OAKLAND (AP) — One play. One fall. One bad break.
That’s all it takes to shift a series and derail a dream season.
Stephen Curry and the Golden State Warriors found out how fragile a championship chase can be in their Game 4 loss at Houston when the NBA MVP took a scary spill that nearly gave a storybook season a frightening twist.
Instead, the moment just serves as a reminder to both teams: nothing is over till it’s over.
The Warriors will get another chance to close out the Rockets on Wednesday night at home and advance to the franchise’s first NBA Finals in 40 years. Golden State, which leads the Western Conference finals 3-1, is eager to end the series now and avoid more opportunities for something strange to happen.
“We just don’t want to come back to Houston,” Warriors guard Klay Thompson said. “It’s not going to be easy. They are here for a reason. We have to come and play with more intensity and play together and we’ll win the game.”
Eight months of work almost came crashing down for the Warriors when Curry jumped in the air as Trevor Ariza started to shoot a layup midway through the second quarter Monday night. Ariza saw him and stopped abruptly, causing Curry to tumble over him.
Curry’s head hit the court hard and his arms bent awkwardly. He remained on the floor for several minutes, walked to the locker room looking stunned and returned in the second half after the team said he passed the league-mandated concussion tests.
“It could have been a lot worse,” Curry said.
Warriors coach Steve Kerr said Tuesday, a travel day for both teams, that Curry is doing just fine — other than the bruise on his head — and should be ready to go for Game 5.
The Rockets could relate to losing a key player in a flash — albeit for a slightly different reason.
Dwight Howard, who received a flagrant 1 foul early in the third quarter after throwing an elbow at Andrew Bogut’s head, could’ve been suspended for a game by accumulation of flagrant foul points if the NBA upgraded the call to a flagrant 2 after review.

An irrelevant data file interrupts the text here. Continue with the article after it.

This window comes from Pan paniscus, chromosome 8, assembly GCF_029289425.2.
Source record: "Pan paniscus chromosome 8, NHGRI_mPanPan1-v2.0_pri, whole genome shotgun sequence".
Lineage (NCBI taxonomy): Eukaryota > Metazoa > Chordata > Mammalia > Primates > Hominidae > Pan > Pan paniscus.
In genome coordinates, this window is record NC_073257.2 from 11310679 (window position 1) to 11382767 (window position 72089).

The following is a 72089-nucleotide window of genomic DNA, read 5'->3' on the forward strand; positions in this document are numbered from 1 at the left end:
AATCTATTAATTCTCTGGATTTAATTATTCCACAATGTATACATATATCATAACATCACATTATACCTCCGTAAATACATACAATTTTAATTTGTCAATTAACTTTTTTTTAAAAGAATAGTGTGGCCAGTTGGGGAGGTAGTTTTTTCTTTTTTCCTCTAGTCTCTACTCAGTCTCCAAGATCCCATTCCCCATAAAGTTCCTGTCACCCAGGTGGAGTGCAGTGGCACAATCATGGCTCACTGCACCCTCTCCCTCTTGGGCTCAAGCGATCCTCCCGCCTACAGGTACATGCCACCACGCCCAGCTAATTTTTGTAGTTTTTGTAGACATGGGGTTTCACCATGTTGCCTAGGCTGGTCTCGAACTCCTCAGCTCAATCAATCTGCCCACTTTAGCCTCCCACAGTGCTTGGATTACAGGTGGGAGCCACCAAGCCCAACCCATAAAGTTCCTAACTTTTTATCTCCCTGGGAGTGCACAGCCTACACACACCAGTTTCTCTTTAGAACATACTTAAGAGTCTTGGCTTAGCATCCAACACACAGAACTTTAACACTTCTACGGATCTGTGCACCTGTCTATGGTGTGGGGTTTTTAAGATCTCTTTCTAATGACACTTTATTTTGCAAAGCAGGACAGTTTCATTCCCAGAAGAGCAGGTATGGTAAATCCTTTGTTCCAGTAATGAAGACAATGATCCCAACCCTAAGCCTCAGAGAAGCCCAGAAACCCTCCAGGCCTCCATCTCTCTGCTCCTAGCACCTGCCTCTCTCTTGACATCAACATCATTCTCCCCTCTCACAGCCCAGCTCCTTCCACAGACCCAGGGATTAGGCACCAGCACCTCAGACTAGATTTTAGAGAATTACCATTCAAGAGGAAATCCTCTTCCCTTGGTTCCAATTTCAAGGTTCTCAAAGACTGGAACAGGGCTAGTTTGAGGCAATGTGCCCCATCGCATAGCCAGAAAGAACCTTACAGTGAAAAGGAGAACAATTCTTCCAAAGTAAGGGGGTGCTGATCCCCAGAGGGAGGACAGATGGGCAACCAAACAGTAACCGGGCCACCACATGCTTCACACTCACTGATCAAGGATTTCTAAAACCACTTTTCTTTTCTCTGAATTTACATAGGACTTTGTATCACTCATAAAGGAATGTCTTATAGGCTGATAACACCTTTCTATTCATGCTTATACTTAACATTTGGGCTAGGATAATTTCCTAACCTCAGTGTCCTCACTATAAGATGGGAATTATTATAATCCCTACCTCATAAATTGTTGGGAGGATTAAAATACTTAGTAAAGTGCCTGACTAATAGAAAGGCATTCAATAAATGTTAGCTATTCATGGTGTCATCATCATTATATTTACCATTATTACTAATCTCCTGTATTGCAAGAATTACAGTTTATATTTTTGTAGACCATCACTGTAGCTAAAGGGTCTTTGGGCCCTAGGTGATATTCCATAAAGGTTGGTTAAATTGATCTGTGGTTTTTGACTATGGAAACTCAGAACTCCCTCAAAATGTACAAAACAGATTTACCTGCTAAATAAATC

NBA President of Basketball Operations Rod Thorn said the league agreed with the game officials and saw no reason to change the call. Before the league announced the ruling, Rockets coach Kevin McHale argued that Howard was retaliating after contact made by Bogut and the foul should not be upgraded.
“I guess the one thing we’ll learn is we should be the first one to grab,” McHale quipped.
With Howard’s help, the Rockets are trying to do what no NBA team ever has: come back to win a best-of-seven series after losing the first three games.
Houston hardly seems afraid of the moment. The Rockets became just the ninth team to rally from 3-1 down when they stunned the Los Angeles Clippers in the second round, and they believe that experience has prepared them for an even tougher task ahead.
“Our season comes down to winning one road game,” McHale said. “That’s not going to be anything new.”
Here are some things to look for in Game 5:
RAINING THREES: The long ball has carried both teams all season — and perhaps now more than ever. In Game 4, the Warriors made 20 3-pointers and Houston hit 17 to set an NBA record for most 3-pointers combined in a playoff game. It’ll be interesting to see what, if any, defensive adjustments each team makes on the outside.
GOING FOR FORTY: The MVP vs. the runner-up has lived up to the hype so far. Curry scored 40 in Golden State’s 115-80 win in Game 3, and Harden followed up a poor performance with 45 points in Houston’s 128-115 win in Game 4. Both teams will continue to rely on their leading men to carry them.
CRASHING THE BOARDS: Houston got back to playing big inside after a horrendous showing in Game 3, when the Warriors grabbed 21 more rebounds than the Rockets and highlights of Curry boxing out Howard were shown repeatedly. Golden State still won the rebounding battle in Game 4, but just 47-46.
EMERGING SHOOTERS: Both teams got a big lift from a player who had been struggling with his shot and are hoping the trend continues. Josh Smith scored 20 points on 7-for-8 shooting, including 3 for 4 from 3-point range, in Game 4. Klay Thompson finally found his stroke late in the first half, too. He scored 24 points and made 6 of 13 3-pointers.
HOME-COURT ADVANTAGE: If the Rockets want to pull off a historic comeback, they’ll need to win twice on Golden State’s home floor. The Warriors are 45-3 at raucous Oracle Arena, including 6-1 in the playoffs. The Rockets played well in the first two games in Oakland but lost 110-106 and 99-98. Houston last won at Oracle Arena on Dec. 13, 2013.